Don’t play a game you don’t understand
Misunderstandings can be expensive.
In the sixth episode of the Rich As A King podcasts, I talked about the importance of only playing a game you understand. (To listen, click here.) Just like in chess, where it is important to understand the logic and reasoning behind your moves, it’s important to understand your finances as well.
The investment world has a language of its own so make sure you understand the acronyms of some of the major international indices. That way, you won’t make the wrong investment due to a misunderstanding.
What is a stock index?
Basically, a stock index is a list of stocks. Some indices might include, for example, the 100 biggest companies in the market; others might include all the companies that trade on the exchange in a certain country. A stock index is a tool used to describe the market (or a specific part of a market), and is often used as a benchmark to compare the return on specific investments. Since it is too difficult to track every single stock, looking at an index can help you get a big picture view of that overall market.
You cannot invest in an index per se (like you do a mutual fund), but an index gives you the tools to track how the market is doing. On the other hand, though, there are many “index funds,” which are mutual funds that try to mirror the results of a specific index, and those are very popular investments.
Some of the more famous stock indices are:
DOW – The Dow Jones Industrial Average contains 30 of the largest and most influential American companies. It is “price weighted,” which means that the companies on the list with the higher stock price carry more influence (weight) in determining the average.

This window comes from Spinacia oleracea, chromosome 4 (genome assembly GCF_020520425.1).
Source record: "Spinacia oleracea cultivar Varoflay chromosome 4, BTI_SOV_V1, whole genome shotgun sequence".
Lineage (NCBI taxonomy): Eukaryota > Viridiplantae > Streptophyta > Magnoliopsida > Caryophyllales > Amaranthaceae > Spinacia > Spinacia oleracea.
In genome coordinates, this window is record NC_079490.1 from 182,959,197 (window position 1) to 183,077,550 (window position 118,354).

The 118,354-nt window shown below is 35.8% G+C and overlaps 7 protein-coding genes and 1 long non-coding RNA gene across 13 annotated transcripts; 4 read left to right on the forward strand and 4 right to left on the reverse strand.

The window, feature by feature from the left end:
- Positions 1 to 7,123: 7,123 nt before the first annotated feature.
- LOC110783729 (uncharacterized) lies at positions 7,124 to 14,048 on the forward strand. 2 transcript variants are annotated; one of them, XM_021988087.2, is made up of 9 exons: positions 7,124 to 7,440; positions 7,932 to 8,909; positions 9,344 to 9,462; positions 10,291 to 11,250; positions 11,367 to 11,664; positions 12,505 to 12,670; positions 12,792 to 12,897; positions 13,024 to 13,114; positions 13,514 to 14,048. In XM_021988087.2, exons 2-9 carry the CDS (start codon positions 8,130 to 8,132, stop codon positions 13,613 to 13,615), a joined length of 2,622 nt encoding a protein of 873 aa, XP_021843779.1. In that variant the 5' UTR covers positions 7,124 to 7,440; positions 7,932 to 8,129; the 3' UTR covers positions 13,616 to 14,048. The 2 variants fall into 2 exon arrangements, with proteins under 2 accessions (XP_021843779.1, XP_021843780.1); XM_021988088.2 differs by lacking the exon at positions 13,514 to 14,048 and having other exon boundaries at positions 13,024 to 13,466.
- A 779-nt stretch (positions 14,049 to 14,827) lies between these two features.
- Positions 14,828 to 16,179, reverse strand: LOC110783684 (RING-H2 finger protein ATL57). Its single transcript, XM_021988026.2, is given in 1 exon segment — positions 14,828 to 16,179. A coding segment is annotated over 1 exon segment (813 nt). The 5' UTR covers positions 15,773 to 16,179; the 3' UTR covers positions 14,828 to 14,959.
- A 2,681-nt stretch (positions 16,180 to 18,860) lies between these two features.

EAFE – Stands for Europe, Australasia (Australia and Asia) and Far East.
This stock market index is used when people want to know what is going on with stocks globally except in the U.S. and Canada.
S&P 500-This is a “capitalization weighted” index, which means the bigger companies (as determined by their total worth, not their stock price) will have a greater effect than the smaller ones on the average. The S&P 500 has 500 stocks in it, but since it is a capitalization weighted index, the ten largest stocks in it represent about 50 percent of its movement.
MSCI EAFE – This index includes stocks from 21 developed markets (for example, Austria, Belgium, Denmark) but excludes the U.S. and Canada. This index is a great tool if you want to get exposure to a broadly diversified portfolio of companies in Europe, Australia, Asia, and the Far East.
MSCI– Stands for Morgan Stanley Capital International. The MSCI World is a stock market index of over 1600 ’world’ stocks. Therefore, if someone would like to own a fund which would give him a very broad diversified portfolio, investing in a fund that follows the MSCI would be a good choice.
MSCI BRIC – Stands for Brazil, Russia, India, and China.
FTSE 100 index– also called the FTSE 100 or, “footsie”. This is a share index of the 100 companies listed on the London Stock Exchange with the highest market capitalization. It is one of the most widely used stock indices and some of the biggest companies in it include the Royal Dutch Shell, BP (British Petroleum), and HSBC.
Following a stock index is one way to measure your investment portfolio’s results, as it gives you a benchmark to compare against. Understanding the relative value of your investment pieces is critical in achieving investment success.
For more information about why relative value is important, read this: https://richasaking.com/warning-know-relative-value-chess-pieces/
Douglas Goldstein, co-author of Rich As A King: How the Wisdom of Chess Can Make You A Grandmaster of Investing, is an avid chess player, international investment advisor and Certified Financial Planner (CFP®).